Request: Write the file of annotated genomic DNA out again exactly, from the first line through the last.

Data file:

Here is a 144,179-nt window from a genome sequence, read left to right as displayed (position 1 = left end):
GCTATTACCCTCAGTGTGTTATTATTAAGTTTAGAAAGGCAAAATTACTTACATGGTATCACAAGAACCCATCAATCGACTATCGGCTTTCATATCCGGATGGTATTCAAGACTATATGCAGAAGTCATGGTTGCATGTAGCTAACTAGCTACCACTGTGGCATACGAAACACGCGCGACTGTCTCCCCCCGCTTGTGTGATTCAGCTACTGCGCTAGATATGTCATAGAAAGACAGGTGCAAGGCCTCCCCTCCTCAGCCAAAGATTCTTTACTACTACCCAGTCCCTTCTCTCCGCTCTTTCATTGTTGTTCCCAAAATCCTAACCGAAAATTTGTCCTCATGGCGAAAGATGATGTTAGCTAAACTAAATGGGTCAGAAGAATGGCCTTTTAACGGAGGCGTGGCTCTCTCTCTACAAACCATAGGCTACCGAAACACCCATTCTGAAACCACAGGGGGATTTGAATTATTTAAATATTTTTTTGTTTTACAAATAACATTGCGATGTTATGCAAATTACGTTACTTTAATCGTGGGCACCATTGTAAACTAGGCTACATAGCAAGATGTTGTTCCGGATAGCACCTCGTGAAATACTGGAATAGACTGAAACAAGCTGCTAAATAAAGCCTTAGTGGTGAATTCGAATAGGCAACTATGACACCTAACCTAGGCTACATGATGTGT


Here is a 144,179-nt window from a genome sequence, read left to right as displayed (position 1 = left end):
GCTATTACCCTCAGTGTGTTATTATTAAGTTTAGAAAGGCAAAATTACTTACATGGTATCACAAGAACCCATCAATCGACTATCGGCTTTCATATCCGGATGGTATTCAAGACTATATGCAGAAGTCATGGTTGCATGTAGCTAACTAGCTACCACTGTGGCATACGAAACACGCGCGACTGTCTCCCCCCGCTTGTGTGATTCAGCTACTGCGCTAGATATGTCATAGAAAGACAGGTGCAAGGCCTCCCCTCCTCAGCCAAAGATTCTTTACTACTACCCAGTCCCTTCTCTCCGCTCTTTCATTGTTGTTCCCAAAATCCTAACCGAAAATTTGTCCTCATGGCGAAAGATGATGTTAGCTAAACTAAATGGGTCAGAAGAATGGCCTTTTAACGGAGGCGTGGCTCTCTCTCTACAAACCATAGGCTACCGAAACACCCATTCTGAAACCACAGGGGGATTTGAATTATTTAAATATTTTTTTGTTTTACAAATAACATTGCGATGTTATGCAAATTACGTTACTTTAATCGTGGGCACCATTGTAAACTAGGCTACATAGCAAGATGTTGTTCCGGATAGCACCTCGTGAAATACTGGAATAGACTGAAACAAGCTGCTAAATAAAGCCTTAGTGGTGAATTCGAATAGGCAACTATGACACCTAACCTAGGCTACATGATGTGT